Mike

01/17/2011 11:38 pm

I agree with you and currently still use meta keywords on all pages. A site I manage is approximately 19,000 pages and have currently been working on all the SEO for this site for about a year. I stick meta keywords in on any page I touch for relevancy reasons.

Subin Sunil

01/18/2011 05:17 am

Thanks for sharing Ben

Danny Denhard

01/18/2011 07:16 am

Good post and something I have mentioned a number of times. Meta keyword is like a guide for any search engine to refer to, why wouldn't search engines look for guidance on new pages? Remember search engines have millions of pages to view in a short time, why not help guide them then let them make up their own mind?

Vannessa

01/18/2011 08:08 am

I use the meta-keyword tag for the internal search engine (good place to include variations of spelling of a product e.g. TR-8208D, TR8208 D, TR 8208-D etc.). Rand Fishkin recommended not to use them due to avoid keyword spying by your competitors (at SMX Madrid 2008). Think it's a good point.

Carly

01/18/2011 09:12 am

I think it is better to use a meta keyword tag on optimised pages, even if there is only very little benefit.

Moosa Hemani

01/18/2011 09:13 am

lol i didn't stop using Meta keyword on websites and the reason is it give me a clear view of what the page content is all about so some how it may not helped search engine but helped me while going on with other things related to content and all. but if this is true i must say great!!

LaurentB

01/18/2011 10:13 am

Displaying a snippet and carrying weight for ranking are totally different things. Same for Meta Description.

Sublimeo

01/18/2011 10:25 am

Search Engines lies ?! oh ! incredible news !

Stu

01/18/2011 01:38 pm

I have always filled out the keyword tag if for anything to keep focused on what the page was about. If we really take SEO seriously and like to preach best practice then training those that ask "old School" then they will have the ability to 1) track what works and not, and 2) understand the basics just in case one of the engines decides to utilize an outdated tag. I grew up driving a standard, for awhile they became obsolete and then sunddenly thats all thats out there and know one knew how to drive them.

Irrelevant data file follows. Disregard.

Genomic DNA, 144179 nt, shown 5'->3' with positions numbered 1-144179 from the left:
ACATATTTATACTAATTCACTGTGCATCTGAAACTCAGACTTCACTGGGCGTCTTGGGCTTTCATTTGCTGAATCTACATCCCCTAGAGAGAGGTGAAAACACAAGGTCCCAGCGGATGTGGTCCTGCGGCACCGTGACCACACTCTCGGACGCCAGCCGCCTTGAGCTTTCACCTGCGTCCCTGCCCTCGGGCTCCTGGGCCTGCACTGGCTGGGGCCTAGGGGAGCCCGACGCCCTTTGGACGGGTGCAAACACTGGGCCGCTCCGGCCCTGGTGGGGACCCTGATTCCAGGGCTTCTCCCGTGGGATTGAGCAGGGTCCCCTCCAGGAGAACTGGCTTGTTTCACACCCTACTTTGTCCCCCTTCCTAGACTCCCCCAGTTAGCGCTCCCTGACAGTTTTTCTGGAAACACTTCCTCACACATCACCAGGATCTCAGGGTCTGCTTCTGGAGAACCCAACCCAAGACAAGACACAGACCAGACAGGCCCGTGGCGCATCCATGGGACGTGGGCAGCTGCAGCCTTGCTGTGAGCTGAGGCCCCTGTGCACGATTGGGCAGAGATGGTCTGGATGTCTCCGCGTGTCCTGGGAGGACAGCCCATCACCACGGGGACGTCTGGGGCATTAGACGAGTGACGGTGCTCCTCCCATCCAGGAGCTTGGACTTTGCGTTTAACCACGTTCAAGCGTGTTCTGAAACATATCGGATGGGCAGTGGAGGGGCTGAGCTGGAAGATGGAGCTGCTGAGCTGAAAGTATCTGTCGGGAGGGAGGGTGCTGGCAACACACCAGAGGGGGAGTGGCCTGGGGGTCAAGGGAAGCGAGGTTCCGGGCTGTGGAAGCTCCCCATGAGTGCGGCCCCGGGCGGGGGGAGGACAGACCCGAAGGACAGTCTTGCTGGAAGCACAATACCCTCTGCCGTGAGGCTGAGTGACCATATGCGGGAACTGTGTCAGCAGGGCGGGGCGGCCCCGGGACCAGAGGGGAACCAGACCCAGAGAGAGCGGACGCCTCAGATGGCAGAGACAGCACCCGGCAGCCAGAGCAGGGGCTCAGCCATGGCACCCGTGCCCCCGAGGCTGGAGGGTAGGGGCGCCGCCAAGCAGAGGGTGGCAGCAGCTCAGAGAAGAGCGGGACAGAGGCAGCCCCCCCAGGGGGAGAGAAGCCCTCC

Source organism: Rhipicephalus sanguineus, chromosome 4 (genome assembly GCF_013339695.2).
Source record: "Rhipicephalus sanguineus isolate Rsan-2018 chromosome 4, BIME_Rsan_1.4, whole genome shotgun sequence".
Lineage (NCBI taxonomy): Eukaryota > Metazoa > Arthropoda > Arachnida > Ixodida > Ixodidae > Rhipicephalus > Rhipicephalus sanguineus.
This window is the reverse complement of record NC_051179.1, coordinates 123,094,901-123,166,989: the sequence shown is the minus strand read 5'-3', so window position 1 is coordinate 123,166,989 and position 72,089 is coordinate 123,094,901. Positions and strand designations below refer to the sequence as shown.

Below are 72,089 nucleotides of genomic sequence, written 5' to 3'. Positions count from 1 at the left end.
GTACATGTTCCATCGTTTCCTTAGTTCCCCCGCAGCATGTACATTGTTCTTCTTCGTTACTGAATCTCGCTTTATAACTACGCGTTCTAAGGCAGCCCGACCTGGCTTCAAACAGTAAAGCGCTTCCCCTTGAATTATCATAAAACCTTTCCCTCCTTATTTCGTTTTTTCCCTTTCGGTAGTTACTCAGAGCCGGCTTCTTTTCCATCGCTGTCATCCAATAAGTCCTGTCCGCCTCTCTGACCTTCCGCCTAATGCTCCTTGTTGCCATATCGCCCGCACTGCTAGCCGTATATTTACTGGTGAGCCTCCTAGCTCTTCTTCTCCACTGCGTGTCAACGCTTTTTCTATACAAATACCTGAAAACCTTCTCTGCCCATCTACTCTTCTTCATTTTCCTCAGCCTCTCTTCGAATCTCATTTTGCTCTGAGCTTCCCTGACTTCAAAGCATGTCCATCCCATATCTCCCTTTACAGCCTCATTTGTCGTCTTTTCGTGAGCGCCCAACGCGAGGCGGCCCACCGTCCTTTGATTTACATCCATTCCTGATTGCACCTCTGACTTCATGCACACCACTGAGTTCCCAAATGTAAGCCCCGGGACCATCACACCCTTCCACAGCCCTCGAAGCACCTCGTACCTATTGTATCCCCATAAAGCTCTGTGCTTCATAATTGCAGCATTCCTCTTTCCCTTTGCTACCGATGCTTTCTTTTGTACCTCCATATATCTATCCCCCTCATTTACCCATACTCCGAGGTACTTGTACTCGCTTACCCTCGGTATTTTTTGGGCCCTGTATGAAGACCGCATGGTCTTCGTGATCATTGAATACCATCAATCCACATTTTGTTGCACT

Jill Whalen

01/18/2011 02:52 pm

Ugh. I was afraid of this. Judging by the comments here, people think that using the meta keywords tag is now somehow useful. It's still not.

Barry Schwartz

01/18/2011 02:53 pm

See what you did! ;-)

Ben Pfeiffer

01/18/2011 05:20 pm

Hey I felt I was pretty clear in the post that the Meta Keywords tag was only being used by Google to fill out internal site search fields. It's still pointless for SEO.

Ben Pfeiffer

01/18/2011 05:21 pm

There is no benefit anymore.

Jill Whalen

01/18/2011 05:55 pm

You were, as was I. But unfortunately, people only read the headlines. C'mon people...READ the whole thing so you can comment intelligently instead of making yourselves sound silly.

Shiv Bhaker

01/19/2011 04:40 am

Theare is no Base of Saying it...If u have some proof then publish such type of articles.

Maria

01/19/2011 06:47 am

That is really big news. I just hope this doesn't end up with spammers winning in the SERPs again. ReputationManagementConsultants.com

alanbleiweiss

01/19/2011 09:39 am

< sigh > we really need the first paragraph of every article to now come with a big, red, bold disclaimer, because it's crazy how some people even SNIFF of something they think is going to give them a magic pill for SEO. Even when there's nothing in the actual article that makes such a claim.

Ed Weidner

01/19/2011 04:17 pm

People are just voicing their opinions, inspired by the title. It's on topic enough. Relax.

Jey Pandian

01/19/2011 08:41 pm

There is no benefit anymore. If you use a meta-keywords tag - it allows competent SEOs to know exactly what your website is targeting and develop a program to eat your traffic. . If you want your website and clients to go down the drain, by all means*shrugged

John S. Britsios

01/21/2011 09:15 pm

For almost a year now I use CTags (Common Tags) which I consider far more valuable than the keywords meta tags. Thank you Vanessa: http://searchengineland.com/yahoo-announces-common-tag-like-the-meta-keywords-tag-but-even-better-21021 I prefer going with Web 3.0, than going backwards.

Doc Sheldon

01/21/2011 10:55 pm

According to Jill's piece which you referenced, Ben, there never was any benefit to the KW meta tag. ;)

John Mueller

01/22/2011 08:41 pm